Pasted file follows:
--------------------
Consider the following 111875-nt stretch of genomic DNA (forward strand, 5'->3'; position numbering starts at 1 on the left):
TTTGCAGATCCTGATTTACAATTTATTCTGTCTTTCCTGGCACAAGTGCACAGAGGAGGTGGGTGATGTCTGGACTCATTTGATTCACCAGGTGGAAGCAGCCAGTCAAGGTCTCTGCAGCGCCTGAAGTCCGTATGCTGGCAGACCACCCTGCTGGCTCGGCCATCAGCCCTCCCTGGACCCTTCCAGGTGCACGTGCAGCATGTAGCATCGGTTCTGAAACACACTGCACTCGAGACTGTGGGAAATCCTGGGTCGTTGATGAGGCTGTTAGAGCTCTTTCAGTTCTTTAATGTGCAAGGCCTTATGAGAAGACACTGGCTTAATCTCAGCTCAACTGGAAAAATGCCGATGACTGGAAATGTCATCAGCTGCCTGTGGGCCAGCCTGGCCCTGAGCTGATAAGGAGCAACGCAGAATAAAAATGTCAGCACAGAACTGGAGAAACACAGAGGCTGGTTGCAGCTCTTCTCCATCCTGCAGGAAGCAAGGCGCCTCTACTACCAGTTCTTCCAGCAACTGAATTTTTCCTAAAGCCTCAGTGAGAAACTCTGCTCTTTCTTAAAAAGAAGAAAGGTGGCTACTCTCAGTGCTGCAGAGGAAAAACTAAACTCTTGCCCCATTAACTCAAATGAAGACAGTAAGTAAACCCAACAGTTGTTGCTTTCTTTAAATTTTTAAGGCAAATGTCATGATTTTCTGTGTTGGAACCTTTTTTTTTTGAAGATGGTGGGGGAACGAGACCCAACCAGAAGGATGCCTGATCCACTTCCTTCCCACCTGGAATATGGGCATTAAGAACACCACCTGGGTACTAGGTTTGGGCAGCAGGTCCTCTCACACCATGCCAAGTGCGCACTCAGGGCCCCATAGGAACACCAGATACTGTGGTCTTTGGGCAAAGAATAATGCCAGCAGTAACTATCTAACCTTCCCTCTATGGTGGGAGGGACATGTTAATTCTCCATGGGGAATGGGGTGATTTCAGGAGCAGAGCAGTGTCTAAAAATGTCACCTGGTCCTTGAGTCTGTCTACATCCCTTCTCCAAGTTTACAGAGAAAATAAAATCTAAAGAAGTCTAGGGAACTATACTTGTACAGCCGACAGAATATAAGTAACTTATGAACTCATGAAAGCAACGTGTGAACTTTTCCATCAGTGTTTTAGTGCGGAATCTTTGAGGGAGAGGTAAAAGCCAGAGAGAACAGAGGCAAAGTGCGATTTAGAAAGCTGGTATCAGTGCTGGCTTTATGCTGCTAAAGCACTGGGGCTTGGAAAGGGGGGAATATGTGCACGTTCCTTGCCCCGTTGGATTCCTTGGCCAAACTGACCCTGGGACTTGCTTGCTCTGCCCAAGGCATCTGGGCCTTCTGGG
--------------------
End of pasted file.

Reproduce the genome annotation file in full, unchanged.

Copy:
Consider the following 111875-nt stretch of genomic DNA (forward strand, 5'->3'; position numbering starts at 1 on the left):
TTTGCAGATCCTGATTTACAATTTATTCTGTCTTTCCTGGCACAAGTGCACAGAGGAGGTGGGTGATGTCTGGACTCATTTGATTCACCAGGTGGAAGCAGCCAGTCAAGGTCTCTGCAGCGCCTGAAGTCCGTATGCTGGCAGACCACCCTGCTGGCTCGGCCATCAGCCCTCCCTGGACCCTTCCAGGTGCACGTGCAGCATGTAGCATCGGTTCTGAAACACACTGCACTCGAGACTGTGGGAAATCCTGGGTCGTTGATGAGGCTGTTAGAGCTCTTTCAGTTCTTTAATGTGCAAGGCCTTATGAGAAGACACTGGCTTAATCTCAGCTCAACTGGAAAAATGCCGATGACTGGAAATGTCATCAGCTGCCTGTGGGCCAGCCTGGCCCTGAGCTGATAAGGAGCAACGCAGAATAAAAATGTCAGCACAGAACTGGAGAAACACAGAGGCTGGTTGCAGCTCTTCTCCATCCTGCAGGAAGCAAGGCGCCTCTACTACCAGTTCTTCCAGCAACTGAATTTTTCCTAAAGCCTCAGTGAGAAACTCTGCTCTTTCTTAAAAAGAAGAAAGGTGGCTACTCTCAGTGCTGCAGAGGAAAAACTAAACTCTTGCCCCATTAACTCAAATGAAGACAGTAAGTAAACCCAACAGTTGTTGCTTTCTTTAAATTTTTAAGGCAAATGTCATGATTTTCTGTGTTGGAACCTTTTTTTTTTGAAGATGGTGGGGGAACGAGACCCAACCAGAAGGATGCCTGATCCACTTCCTTCCCACCTGGAATATGGGCATTAAGAACACCACCTGGGTACTAGGTTTGGGCAGCAGGTCCTCTCACACCATGCCAAGTGCGCACTCAGGGCCCCATAGGAACACCAGATACTGTGGTCTTTGGGCAAAGAATAATGCCAGCAGTAACTATCTAACCTTCCCTCTATGGTGGGAGGGACATGTTAATTCTCCATGGGGAATGGGGTGATTTCAGGAGCAGAGCAGTGTCTAAAAATGTCACCTGGTCCTTGAGTCTGTCTACATCCCTTCTCCAAGTTTACAGAGAAAATAAAATCTAAAGAAGTCTAGGGAACTATACTTGTACAGCCGACAGAATATAAGTAACTTATGAACTCATGAAAGCAACGTGTGAACTTTTCCATCAGTGTTTTAGTGCGGAATCTTTGAGGGAGAGGTAAAAGCCAGAGAGAACAGAGGCAAAGTGCGATTTAGAAAGCTGGTATCAGTGCTGGCTTTATGCTGCTAAAGCACTGGGGCTTGGAAAGGGGGGAATATGTGCACGTTCCTTGCCCCGTTGGATTCCTTGGCCAAACTGACCCTGGGACTTGCTTGCTCTGCCCAAGGCATCTGGGCCTTCTGGG